NSB/NSF Seeks Input on Proposed Merit Review Criteria Revision and Principles
National Science Board
June 14, 2011
Over the past year, the National Science Board (NSB) has been conducting a review of the National Science Foundation's merit review criteria (Intellectual Merit and Broader Impacts). At the Board's May 2011 meeting, the NSB Task Force on Merit Review proposed a revision of the two merit review criteria, clarifying their intent and how they are to be used in the review process. In addition, the Task Force identified a set of important underlying principles upon which the merit review criteria should be based. We now seek your input on the proposed revision and principles.
The Task Force looked at several sources of data for information about how the criteria are being interpreted and used by the NSF community, including an analysis of over 190 reports from Committees of Visitors. The Task Force also reached out to a wide range of stakeholders, both inside and outside of NSF, to understand their perspectives on the current criteria. Members of NSF’s senior leadership and representatives of a small set of diverse institutions were interviewed; surveys about the criteria were administered to NSF’s program officers, division directors, and advisory committee members and to a sample of 8,000 of NSF’s Principal Investigators (PIs) and reviewers; and the NSF community at large was invited to provide comments and suggestions for improvements through the NSF web site ( http://www.nsf.gov/nsb/publications/2011/01_19_mrtf.jsp). The stakeholder responses were very robust—all told, the Task Force considered input from over 5,100 individuals.
One of the most striking observations that emerged from the data analyses was the consistency of the results, regardless of the perspective. All of the stakeholder groups identified similar issues, and often offered similar suggestions for improvements. It became clear that the two review criteria of Intellectual Merit and Broader Impacts are in fact the right criteria for evaluating NSF proposals, but that revisions are needed to clarify the intent of the criteria, and to highlight the connection to NSF’s core principles.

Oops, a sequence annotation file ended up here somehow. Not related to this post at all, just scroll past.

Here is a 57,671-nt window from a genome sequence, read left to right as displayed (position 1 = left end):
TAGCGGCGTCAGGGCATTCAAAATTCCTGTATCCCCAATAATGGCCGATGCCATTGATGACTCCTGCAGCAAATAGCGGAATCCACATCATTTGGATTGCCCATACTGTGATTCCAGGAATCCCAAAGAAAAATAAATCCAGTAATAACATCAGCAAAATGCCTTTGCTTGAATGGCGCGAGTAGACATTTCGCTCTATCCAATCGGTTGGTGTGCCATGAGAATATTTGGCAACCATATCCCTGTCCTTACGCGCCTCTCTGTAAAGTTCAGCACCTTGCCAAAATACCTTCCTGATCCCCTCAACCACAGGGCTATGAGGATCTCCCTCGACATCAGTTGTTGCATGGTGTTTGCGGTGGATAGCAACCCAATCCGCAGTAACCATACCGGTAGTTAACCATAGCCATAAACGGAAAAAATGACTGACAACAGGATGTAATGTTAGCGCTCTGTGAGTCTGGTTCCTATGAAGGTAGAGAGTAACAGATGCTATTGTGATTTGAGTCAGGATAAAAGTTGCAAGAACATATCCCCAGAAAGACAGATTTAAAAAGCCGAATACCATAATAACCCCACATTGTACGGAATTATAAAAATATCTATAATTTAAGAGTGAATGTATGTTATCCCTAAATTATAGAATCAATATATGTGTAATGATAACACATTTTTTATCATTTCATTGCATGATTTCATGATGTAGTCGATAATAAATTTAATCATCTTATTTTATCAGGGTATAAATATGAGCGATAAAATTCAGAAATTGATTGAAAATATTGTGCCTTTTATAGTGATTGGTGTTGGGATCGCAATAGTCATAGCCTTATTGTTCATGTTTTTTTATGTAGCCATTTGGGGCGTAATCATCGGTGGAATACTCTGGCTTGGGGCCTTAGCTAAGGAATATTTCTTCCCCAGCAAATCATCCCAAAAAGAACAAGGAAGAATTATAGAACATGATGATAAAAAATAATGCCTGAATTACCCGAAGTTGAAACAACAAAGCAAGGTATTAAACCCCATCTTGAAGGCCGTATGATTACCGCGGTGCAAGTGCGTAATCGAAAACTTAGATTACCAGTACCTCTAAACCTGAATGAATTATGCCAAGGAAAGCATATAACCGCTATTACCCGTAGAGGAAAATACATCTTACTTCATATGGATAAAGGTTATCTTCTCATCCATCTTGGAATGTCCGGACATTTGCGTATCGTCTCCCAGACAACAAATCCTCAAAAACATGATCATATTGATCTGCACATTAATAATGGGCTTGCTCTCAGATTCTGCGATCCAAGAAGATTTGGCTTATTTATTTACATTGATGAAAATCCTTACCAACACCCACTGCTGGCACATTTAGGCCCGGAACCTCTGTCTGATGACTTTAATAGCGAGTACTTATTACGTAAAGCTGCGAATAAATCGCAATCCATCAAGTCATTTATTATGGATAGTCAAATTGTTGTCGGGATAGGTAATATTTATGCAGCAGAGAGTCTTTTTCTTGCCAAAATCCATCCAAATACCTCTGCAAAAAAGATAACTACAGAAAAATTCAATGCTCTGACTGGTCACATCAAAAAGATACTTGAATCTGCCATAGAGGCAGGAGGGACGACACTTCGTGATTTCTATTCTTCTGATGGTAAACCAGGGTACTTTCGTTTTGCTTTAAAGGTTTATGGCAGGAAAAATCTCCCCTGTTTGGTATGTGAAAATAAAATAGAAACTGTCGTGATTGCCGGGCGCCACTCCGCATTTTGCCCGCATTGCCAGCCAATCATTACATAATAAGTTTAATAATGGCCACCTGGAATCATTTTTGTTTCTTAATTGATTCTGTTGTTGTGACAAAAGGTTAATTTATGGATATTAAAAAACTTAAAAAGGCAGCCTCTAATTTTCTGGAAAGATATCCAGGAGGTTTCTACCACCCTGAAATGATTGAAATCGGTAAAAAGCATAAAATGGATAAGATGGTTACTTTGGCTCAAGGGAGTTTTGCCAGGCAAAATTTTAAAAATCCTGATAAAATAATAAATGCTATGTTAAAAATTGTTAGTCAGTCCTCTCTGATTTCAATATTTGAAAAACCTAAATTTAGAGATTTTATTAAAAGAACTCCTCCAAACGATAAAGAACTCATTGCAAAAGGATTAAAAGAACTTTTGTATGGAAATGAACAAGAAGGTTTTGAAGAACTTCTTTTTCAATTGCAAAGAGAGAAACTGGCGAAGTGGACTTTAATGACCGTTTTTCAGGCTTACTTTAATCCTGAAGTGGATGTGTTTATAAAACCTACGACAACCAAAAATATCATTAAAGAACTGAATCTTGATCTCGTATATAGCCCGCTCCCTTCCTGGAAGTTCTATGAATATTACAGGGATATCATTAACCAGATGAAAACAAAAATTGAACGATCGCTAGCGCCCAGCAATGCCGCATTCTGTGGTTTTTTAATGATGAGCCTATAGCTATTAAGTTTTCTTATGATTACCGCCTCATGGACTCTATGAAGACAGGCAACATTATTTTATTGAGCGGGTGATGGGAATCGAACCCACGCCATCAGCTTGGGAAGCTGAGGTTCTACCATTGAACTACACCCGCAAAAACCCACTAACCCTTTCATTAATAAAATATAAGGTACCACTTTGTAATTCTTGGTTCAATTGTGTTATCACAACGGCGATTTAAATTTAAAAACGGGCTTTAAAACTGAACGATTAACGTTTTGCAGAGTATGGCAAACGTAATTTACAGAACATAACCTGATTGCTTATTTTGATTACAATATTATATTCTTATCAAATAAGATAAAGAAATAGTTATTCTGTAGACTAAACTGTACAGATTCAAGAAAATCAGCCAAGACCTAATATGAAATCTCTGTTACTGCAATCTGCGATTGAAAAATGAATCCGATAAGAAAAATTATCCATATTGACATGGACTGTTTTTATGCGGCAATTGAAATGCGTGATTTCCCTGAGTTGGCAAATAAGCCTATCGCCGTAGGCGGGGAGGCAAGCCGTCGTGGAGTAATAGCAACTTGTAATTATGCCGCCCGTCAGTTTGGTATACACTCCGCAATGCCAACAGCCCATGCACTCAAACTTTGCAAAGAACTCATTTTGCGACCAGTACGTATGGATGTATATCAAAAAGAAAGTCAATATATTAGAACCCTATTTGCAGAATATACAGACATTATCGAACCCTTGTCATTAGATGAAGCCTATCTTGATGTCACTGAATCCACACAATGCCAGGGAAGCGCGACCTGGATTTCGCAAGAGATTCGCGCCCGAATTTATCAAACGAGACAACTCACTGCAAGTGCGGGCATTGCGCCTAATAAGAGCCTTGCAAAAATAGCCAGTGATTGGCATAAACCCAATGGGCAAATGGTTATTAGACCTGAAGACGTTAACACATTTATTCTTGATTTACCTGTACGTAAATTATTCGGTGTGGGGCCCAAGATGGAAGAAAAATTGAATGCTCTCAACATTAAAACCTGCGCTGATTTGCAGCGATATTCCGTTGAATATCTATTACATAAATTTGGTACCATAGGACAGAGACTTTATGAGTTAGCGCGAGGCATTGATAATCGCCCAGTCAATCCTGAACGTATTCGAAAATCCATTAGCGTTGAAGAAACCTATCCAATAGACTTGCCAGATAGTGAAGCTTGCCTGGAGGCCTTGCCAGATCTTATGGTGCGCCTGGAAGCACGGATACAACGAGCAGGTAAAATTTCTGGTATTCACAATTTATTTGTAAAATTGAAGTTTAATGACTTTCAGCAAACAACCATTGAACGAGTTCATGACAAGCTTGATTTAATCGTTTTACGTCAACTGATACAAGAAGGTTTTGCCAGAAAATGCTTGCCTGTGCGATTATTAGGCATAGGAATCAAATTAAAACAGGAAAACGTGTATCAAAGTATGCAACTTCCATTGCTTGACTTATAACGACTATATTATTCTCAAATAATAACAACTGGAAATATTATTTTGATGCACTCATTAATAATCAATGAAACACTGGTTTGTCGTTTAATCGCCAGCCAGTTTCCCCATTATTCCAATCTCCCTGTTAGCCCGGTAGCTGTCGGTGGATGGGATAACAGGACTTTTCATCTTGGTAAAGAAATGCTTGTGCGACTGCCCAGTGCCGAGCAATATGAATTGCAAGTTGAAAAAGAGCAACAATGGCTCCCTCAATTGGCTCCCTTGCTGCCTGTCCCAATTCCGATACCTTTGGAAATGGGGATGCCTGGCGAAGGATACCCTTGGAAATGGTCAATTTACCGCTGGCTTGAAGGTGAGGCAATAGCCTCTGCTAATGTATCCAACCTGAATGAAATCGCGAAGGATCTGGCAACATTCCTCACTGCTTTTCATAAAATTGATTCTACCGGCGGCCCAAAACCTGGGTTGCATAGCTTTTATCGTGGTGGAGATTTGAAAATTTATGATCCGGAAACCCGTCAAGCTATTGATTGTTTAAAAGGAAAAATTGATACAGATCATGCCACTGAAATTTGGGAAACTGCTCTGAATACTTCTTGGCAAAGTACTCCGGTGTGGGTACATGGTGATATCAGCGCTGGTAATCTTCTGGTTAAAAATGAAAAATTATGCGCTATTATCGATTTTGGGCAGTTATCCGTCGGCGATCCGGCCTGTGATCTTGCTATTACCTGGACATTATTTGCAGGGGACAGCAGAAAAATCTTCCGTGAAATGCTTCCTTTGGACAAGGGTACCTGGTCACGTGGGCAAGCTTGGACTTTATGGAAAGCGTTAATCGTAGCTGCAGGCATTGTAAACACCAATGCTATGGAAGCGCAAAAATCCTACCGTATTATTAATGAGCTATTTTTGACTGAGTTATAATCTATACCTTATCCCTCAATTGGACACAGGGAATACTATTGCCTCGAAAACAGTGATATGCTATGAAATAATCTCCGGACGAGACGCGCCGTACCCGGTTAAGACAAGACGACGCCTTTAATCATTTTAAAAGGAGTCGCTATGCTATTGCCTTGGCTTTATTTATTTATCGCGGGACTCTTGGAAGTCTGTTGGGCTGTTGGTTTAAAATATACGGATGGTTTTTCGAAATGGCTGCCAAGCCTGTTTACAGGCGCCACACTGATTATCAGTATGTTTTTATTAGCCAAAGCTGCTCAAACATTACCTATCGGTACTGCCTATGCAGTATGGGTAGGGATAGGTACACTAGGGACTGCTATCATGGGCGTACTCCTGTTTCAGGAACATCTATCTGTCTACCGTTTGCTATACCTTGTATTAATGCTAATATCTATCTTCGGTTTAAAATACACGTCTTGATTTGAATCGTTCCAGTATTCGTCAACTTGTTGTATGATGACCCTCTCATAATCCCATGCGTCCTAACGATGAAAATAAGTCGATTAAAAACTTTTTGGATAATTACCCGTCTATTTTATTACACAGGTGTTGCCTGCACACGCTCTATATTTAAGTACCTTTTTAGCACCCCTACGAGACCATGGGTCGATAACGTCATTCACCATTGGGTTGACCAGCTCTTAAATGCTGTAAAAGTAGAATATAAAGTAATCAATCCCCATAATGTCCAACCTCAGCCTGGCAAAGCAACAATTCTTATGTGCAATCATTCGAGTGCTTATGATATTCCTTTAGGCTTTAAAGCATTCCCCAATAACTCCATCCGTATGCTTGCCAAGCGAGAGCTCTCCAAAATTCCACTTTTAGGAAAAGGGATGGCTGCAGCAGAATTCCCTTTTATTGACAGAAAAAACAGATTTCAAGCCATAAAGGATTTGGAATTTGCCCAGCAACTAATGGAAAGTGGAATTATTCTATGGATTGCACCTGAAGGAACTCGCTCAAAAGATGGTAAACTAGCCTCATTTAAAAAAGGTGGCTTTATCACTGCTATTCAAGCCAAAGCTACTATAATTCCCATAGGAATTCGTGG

The two draft revised criteria, and the principles upon which they are based, are below. Comments are being collected through July 14—we invite you to send comments to email@example.com. It is expected that NSF will develop specific guidance for PIs, reviewers, and NSF staff on the use of these criteria after the drafts are finalized. Your comments will help inform development of that guidance, and other supporting documents such as FAQs.
The Foundation is the primary Federal agency supporting research at the frontiers of knowledge, across all fields of science and engineering (S&E) and at all levels of S&E education. Its mission, vision and goals are designed to maintain and strengthen the vitality of the U.S. science and engineering enterprise and to ensure that Americans benefit fully from the products of the science, engineering and education activities that NSF supports. The merit review process is at the heart of NSF's mission, and the merit review criteria form the critical base for that process.
We do hope that you will share your thoughts with us. Thank you for your participation.
|Ray M. Bowen
Chairman, National Science Board
Director, National Science Foundation
Merit Review Principles and Criteria
The identification and description of the merit review criteria are firmly grounded in the following principles:
Intellectual merit of the proposed activity
The goal of this review criterion is to assess the degree to which the proposed activities will advance the frontiers of knowledge. Elements to consider in the review are:
Broader impacts of the proposed activity
The purpose of this review criterion is to ensure the consideration of how the proposed project advances a national goal(s). Elements to consider in the review are: